I enjoyed the vivid descriptions and complex character development in the story. The characters closely resembled the nature of real people, deep and complicated. Important social issues are addressed, such as poverty and shifts in power. Marr intertwines these topics with various people, magical creatures, and crucial concepts. The Hidden Knife is the perfect fantasy book for those who wish to look beyond their own lives and into the hearts of others. 


“A small act flowed into a towering wave and that is true in any world.”

I feel like this was a very mixed-feeling book. It was very good in the fact that it was fast-paced, and it kept you invested in all the change; however, the ending was very anticlimactic and abrupt because the Queen just took the antidote, and it was over. There was no epic thing to end the book, and it just stopped despite the fact that there is supposed to be a second book. The ending did not set it up for that because there was no mysterious cliffhanger, just a feeling of finality. That is why I feel like this is very mixed. It was good, but then not that great at the same time, which made this book a very interesting read. 

The quote that I stated, I feel, has a very good meaning and is very true — good acts lead to change. I feel that’s something that people in our world really need to understand. I also loved all the different characters; however, I feel like one of the characters, named Ida, who was Victoria’s roommate, faded away. Even though she helped a lot, she eventually got left out of the story and the whole adventure to meet the queen, which was very disappointing because she was one of my favorite characters. Penelope was another one of my favorite characters because, without her, they never would have made it to the Netherwhere.


“Other beings from the Netherwhere were also spilling into this new world. The Opening of the gate was hard to resist.”

This book, The Hidden Knife, had an interesting plot and very complex characters. The characters were very imaginative. In the book, everything is interlocked in a satisfying way. But for me, my least favorite part of the book was the ending. And while this book’s characters and complexity hit the mark, the ending did not. It was anticlimactic. The author built all this action for the middle but nothing at the end. But aside from this, the book was complex. Some scenes interlocked and felt right, but other scenes fell down from the mark and were confusing.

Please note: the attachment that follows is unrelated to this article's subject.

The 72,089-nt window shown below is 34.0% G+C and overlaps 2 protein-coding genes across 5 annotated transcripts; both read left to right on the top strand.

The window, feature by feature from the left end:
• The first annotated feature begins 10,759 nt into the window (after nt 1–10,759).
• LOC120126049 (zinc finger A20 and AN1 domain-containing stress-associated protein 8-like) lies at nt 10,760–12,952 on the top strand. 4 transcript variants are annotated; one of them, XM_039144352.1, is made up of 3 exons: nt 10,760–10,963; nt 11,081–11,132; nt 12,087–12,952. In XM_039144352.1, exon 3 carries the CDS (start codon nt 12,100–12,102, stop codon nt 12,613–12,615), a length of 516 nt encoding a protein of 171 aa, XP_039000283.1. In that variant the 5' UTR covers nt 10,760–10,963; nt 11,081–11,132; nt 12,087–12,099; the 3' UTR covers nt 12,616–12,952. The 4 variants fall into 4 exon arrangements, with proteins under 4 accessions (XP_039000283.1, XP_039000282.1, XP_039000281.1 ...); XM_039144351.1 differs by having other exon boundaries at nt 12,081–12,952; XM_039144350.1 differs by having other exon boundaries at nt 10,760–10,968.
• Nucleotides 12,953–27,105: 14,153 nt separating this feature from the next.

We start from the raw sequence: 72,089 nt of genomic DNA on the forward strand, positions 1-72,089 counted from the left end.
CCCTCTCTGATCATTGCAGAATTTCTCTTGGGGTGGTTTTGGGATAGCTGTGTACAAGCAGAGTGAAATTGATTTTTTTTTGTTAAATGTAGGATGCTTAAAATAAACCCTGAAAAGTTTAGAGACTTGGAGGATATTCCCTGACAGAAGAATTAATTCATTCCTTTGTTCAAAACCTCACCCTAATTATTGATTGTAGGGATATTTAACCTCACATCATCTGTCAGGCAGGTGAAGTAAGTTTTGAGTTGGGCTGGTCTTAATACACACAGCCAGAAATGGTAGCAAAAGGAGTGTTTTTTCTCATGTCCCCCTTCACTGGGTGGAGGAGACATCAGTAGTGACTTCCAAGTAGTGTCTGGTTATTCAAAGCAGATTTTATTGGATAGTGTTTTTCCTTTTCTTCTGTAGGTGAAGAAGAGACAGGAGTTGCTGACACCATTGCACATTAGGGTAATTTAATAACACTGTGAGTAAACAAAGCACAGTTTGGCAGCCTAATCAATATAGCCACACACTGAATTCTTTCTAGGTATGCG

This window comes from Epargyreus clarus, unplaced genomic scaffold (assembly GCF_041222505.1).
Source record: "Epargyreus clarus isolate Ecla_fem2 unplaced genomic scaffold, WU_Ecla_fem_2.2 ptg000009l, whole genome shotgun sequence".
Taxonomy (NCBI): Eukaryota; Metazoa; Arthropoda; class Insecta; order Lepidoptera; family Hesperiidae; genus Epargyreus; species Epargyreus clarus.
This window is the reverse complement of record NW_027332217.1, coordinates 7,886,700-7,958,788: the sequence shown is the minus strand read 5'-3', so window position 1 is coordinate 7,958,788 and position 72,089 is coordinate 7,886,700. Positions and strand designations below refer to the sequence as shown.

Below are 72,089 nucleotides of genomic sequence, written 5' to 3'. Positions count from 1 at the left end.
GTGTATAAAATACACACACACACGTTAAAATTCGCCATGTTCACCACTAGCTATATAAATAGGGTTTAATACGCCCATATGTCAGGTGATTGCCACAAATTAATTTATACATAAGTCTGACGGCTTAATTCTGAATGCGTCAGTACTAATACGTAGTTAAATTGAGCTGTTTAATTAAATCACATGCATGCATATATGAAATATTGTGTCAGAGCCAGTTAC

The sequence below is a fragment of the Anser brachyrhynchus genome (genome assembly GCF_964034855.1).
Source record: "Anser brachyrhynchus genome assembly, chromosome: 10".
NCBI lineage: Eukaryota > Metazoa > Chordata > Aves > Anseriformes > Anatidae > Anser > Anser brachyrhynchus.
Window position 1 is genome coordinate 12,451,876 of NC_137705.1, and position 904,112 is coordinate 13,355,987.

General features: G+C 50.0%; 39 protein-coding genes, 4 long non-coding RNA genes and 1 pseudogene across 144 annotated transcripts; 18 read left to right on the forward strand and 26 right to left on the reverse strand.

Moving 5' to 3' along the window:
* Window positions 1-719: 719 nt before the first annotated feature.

Although the book had some ups and downs, I believe that the character development was interesting and the magic world that this story took place in was exciting. If the author could have produced more action with the magic of this world, then I would feel much better. Aside from this, I’ve found the book interesting and effective in telling the readers about these complex characters. 

I loved this magic world and how it blended into the human world. I just wish the author delivered more on this fantasy world. I did like this book and am interested to read the sequel, The Hidden Dragon


I think that the book The Hidden Knife was very good, but it left a very empty ending. Victoria’s perseverance and bravery really shined through. This book was really fast-paced, which made it really gripping. 

Victoria really changed over the course of the book. She became much more independent and brave. At the beginning of the book, she was really cautious and scared, but as the book went on … the fears she used to have disappeared. I do feel that there were a lot of important characters that should have had more of a place in the book; the fact that they were left out of very important scenes, but were included in others.


Compiled by PRR Writer, Taylor Quinn